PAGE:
As for today, the trade will be digesting the latest USDA crop condition reports (scheduled to be released at 3:00pm CST). Thoughts are the corn harvest will have advanced more quickly than most had anticipated. From what I am hearing the US corn harvest could advance to 25% complete and the US soybean harvest 10% complete. I am doubtful that the soybean harvest makes a huge jump but it should certainly remain well above the five-year average. Overall conditions for soybeans should have improved as well. There is some talk that producers in some areas are neglecting the soybean harvest because of the poor quality and condition of the corn crop. With weak stalks (thoughts the ears might fall) and fears of mold and aflatoxin, many producers are trying desperately to get the corn out of the field in a hurry. The downside is soybeans might stay in the field a little longer than they should. As many of you know or have experienced in the past if you don't stay on the front side of your soybean harvest and conditions are dry it could eventually cost you some money. Ultimately my thoughts are improved conditions might be offset by some unforeseen losses due to delays getting the soybeans out of the fields. Only time will tell, but I am not looking for total soybean production to improve by much. I know there are a lot of guys looking for big gains, I am just not sold yet on a big jump in "total" production. In the end I still believe US production ends up sub-2.7 billion bushels and prices will eventually need to work higher. Remember, as Henry David Thoreau one said, "It's not what you look at that matters, it's what you see." Right now I see a tried market that needs a little time to catch its breath. This bull run in soy is not yet over, the market is simply adjusting to supply side improvements. The problem is "supply" is not going to be the story moving forward...the story is going to be that prices simply can not ration enough demand!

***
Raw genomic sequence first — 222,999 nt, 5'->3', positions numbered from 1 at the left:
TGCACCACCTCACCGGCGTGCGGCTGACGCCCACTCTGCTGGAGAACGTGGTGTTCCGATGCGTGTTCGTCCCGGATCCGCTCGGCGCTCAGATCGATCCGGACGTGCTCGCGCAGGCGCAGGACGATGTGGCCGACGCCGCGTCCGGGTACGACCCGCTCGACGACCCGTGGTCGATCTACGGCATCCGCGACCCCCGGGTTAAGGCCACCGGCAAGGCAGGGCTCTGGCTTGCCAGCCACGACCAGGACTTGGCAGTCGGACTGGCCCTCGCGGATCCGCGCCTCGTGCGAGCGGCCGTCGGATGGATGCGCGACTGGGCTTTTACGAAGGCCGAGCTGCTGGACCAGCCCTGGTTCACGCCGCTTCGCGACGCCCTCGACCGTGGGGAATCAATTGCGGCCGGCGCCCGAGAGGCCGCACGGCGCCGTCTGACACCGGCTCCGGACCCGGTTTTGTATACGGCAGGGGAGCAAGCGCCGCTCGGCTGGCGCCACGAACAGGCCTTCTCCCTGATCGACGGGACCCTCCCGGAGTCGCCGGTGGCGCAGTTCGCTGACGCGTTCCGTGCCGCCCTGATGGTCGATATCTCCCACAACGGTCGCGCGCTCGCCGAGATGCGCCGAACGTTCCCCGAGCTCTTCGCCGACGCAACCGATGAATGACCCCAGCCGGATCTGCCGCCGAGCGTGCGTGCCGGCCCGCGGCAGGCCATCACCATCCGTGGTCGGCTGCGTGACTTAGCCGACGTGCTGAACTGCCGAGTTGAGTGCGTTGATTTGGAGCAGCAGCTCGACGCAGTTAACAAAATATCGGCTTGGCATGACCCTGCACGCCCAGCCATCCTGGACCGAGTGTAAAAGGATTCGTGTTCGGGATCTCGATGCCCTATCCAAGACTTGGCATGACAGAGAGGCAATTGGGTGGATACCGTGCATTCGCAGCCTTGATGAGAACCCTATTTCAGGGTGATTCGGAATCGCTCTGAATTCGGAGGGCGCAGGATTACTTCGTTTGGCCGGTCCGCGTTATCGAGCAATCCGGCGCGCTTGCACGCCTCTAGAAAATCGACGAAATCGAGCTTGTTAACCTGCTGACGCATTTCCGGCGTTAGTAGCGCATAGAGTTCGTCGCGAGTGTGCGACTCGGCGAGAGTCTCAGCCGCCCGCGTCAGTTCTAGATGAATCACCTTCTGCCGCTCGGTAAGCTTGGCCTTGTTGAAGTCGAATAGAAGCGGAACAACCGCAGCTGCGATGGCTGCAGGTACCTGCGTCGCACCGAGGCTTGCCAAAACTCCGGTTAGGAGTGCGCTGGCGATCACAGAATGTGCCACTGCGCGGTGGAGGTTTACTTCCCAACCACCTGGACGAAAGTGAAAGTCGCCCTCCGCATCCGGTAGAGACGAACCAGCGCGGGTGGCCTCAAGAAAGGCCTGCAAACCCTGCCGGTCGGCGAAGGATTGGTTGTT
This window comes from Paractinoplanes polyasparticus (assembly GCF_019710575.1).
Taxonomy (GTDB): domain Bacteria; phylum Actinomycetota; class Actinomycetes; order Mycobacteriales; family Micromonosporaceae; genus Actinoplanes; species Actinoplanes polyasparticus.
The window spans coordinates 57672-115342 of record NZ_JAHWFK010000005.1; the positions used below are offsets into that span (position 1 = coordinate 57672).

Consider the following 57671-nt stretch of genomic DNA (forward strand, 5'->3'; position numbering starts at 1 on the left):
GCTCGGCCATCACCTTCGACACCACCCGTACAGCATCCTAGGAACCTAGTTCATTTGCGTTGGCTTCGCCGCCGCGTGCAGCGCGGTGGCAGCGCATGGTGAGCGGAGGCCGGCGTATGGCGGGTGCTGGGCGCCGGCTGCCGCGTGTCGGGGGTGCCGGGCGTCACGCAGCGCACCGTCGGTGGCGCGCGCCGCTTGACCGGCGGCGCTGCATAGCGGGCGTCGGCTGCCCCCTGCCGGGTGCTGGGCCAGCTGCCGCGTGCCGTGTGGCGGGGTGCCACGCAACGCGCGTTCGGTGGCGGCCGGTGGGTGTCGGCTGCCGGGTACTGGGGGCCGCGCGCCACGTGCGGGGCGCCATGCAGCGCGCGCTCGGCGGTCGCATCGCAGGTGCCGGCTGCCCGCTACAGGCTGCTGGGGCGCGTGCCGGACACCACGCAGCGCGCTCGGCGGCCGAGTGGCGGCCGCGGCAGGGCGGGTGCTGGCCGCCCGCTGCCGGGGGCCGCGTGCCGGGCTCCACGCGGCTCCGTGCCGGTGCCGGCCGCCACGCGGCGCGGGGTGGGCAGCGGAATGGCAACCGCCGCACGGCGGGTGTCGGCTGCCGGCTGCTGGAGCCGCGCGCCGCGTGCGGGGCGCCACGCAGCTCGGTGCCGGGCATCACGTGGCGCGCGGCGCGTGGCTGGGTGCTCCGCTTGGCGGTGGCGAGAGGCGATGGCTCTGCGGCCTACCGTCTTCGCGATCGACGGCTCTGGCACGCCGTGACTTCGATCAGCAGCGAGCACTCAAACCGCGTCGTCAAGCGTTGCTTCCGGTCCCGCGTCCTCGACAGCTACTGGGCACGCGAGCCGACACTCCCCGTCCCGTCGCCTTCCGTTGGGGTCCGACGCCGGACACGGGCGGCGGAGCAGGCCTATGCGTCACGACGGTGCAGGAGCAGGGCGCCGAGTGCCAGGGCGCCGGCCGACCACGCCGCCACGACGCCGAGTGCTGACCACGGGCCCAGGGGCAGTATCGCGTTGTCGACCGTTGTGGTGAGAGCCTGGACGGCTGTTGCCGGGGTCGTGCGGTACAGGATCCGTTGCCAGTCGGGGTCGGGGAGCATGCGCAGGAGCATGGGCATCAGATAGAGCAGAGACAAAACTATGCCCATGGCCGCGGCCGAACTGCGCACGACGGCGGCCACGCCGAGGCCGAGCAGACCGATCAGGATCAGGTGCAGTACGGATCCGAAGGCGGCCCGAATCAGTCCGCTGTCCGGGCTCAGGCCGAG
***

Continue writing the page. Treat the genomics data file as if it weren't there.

For the rest of this story and more insight into understanding your marketing tendencies, sign-up here to receive a RISK-FREE 30-Day trial of my daily Grain and Livestock commentary. So many advisors want to tell you exactly how to market your crop, I want to teach you to better understand the markets and how you should respond. If you are looking to be educated and not just told what to do, simply click below and get started!
Van Trump Report